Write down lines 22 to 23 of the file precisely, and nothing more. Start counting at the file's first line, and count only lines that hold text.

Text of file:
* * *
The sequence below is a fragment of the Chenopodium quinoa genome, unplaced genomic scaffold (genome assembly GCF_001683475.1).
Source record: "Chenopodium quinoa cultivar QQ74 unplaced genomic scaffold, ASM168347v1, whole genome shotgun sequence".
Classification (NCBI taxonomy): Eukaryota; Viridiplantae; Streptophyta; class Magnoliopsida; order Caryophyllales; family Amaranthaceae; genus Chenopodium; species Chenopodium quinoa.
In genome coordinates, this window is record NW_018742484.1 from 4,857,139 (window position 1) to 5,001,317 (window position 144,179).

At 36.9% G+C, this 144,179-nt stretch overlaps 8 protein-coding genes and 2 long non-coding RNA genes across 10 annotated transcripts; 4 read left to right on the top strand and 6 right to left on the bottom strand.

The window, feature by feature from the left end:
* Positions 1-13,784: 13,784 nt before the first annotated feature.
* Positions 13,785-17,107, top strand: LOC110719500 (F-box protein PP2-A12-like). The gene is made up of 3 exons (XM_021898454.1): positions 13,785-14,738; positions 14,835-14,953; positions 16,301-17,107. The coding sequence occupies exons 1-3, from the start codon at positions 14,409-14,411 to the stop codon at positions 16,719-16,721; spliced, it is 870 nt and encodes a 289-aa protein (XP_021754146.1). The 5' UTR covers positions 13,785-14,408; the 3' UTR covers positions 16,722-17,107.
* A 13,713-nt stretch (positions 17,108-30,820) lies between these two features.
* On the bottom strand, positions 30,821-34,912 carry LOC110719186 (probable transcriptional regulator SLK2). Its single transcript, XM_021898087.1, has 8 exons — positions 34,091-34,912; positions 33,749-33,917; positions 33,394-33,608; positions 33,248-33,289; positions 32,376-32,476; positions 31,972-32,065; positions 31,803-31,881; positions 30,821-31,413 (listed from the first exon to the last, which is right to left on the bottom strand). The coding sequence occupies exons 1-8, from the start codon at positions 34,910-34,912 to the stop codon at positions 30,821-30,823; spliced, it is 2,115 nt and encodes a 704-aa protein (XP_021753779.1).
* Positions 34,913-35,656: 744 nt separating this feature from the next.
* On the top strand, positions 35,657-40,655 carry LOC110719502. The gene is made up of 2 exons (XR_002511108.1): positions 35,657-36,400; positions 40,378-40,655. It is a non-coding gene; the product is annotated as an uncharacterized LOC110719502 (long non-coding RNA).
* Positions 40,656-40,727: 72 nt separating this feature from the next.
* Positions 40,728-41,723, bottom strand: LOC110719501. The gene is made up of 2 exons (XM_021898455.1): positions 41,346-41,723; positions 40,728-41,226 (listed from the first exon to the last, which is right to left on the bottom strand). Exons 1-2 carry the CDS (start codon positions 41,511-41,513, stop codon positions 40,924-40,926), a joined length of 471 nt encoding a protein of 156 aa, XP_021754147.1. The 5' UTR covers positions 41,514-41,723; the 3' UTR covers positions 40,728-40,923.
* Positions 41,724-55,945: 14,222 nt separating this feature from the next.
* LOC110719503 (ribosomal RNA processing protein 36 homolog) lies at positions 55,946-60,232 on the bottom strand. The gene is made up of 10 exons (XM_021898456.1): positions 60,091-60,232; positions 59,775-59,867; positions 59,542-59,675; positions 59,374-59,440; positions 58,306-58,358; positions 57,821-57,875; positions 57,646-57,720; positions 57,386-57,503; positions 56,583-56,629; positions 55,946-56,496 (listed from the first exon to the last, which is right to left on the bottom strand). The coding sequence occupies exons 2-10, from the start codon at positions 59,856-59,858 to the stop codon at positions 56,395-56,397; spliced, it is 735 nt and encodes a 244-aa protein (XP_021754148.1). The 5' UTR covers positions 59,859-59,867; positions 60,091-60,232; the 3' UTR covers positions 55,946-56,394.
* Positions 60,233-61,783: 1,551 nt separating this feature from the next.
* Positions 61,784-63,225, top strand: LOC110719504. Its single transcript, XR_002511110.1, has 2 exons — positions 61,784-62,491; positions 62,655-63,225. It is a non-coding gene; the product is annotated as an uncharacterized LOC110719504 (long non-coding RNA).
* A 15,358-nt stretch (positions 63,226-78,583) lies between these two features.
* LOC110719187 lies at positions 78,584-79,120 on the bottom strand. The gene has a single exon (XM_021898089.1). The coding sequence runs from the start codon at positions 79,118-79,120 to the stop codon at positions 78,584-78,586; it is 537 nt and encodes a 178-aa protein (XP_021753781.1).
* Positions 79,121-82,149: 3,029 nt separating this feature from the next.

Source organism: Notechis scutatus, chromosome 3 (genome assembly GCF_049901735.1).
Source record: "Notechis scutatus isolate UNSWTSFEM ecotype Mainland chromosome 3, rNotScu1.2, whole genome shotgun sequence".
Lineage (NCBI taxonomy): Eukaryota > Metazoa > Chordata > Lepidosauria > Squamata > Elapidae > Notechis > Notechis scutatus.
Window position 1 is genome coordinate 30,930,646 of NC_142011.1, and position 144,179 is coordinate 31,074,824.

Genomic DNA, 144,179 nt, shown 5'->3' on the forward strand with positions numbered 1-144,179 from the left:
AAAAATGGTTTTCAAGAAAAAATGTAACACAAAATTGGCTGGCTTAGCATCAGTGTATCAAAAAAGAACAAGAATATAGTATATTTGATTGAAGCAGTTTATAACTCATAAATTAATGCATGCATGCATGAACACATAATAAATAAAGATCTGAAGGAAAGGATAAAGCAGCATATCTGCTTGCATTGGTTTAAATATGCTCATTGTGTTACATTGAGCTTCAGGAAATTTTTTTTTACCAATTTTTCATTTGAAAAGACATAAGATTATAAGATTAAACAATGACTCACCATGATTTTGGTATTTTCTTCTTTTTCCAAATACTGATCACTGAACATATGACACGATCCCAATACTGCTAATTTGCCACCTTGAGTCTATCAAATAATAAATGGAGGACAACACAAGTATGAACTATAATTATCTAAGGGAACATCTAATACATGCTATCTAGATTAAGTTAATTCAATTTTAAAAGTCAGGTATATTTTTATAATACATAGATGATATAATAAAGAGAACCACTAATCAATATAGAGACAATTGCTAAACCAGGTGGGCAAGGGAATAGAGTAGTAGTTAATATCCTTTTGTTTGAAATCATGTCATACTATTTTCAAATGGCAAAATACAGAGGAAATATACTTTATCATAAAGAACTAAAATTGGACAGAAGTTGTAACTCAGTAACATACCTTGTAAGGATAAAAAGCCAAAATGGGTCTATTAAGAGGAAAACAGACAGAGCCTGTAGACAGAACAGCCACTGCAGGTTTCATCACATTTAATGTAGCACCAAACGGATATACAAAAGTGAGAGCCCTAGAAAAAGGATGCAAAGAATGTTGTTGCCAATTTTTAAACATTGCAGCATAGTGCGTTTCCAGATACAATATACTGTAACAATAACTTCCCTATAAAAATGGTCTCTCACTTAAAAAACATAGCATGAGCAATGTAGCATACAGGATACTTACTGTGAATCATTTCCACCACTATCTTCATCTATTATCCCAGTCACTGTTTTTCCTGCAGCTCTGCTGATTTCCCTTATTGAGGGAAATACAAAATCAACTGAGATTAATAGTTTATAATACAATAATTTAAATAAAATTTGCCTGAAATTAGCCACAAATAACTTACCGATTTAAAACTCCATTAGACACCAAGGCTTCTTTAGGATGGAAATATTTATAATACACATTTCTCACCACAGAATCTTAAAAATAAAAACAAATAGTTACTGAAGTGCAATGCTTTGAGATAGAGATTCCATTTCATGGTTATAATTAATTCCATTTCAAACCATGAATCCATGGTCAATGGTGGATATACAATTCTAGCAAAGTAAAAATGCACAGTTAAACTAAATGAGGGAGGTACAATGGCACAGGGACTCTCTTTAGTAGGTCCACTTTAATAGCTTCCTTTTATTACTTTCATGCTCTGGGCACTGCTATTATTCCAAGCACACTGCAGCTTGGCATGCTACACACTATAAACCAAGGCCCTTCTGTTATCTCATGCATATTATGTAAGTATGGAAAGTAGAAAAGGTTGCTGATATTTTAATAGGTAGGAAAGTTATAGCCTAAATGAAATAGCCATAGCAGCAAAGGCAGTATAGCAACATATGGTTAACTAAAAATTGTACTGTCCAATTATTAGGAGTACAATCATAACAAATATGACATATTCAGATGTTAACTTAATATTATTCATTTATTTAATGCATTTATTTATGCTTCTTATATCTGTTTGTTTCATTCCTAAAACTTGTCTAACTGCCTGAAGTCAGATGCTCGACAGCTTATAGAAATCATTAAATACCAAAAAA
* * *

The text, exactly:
Source organism: Notechis scutatus, chromosome 3 (genome assembly GCF_049901735.1).
Source record: "Notechis scutatus isolate UNSWTSFEM ecotype Mainland chromosome 3, rNotScu1.2, whole genome shotgun sequence".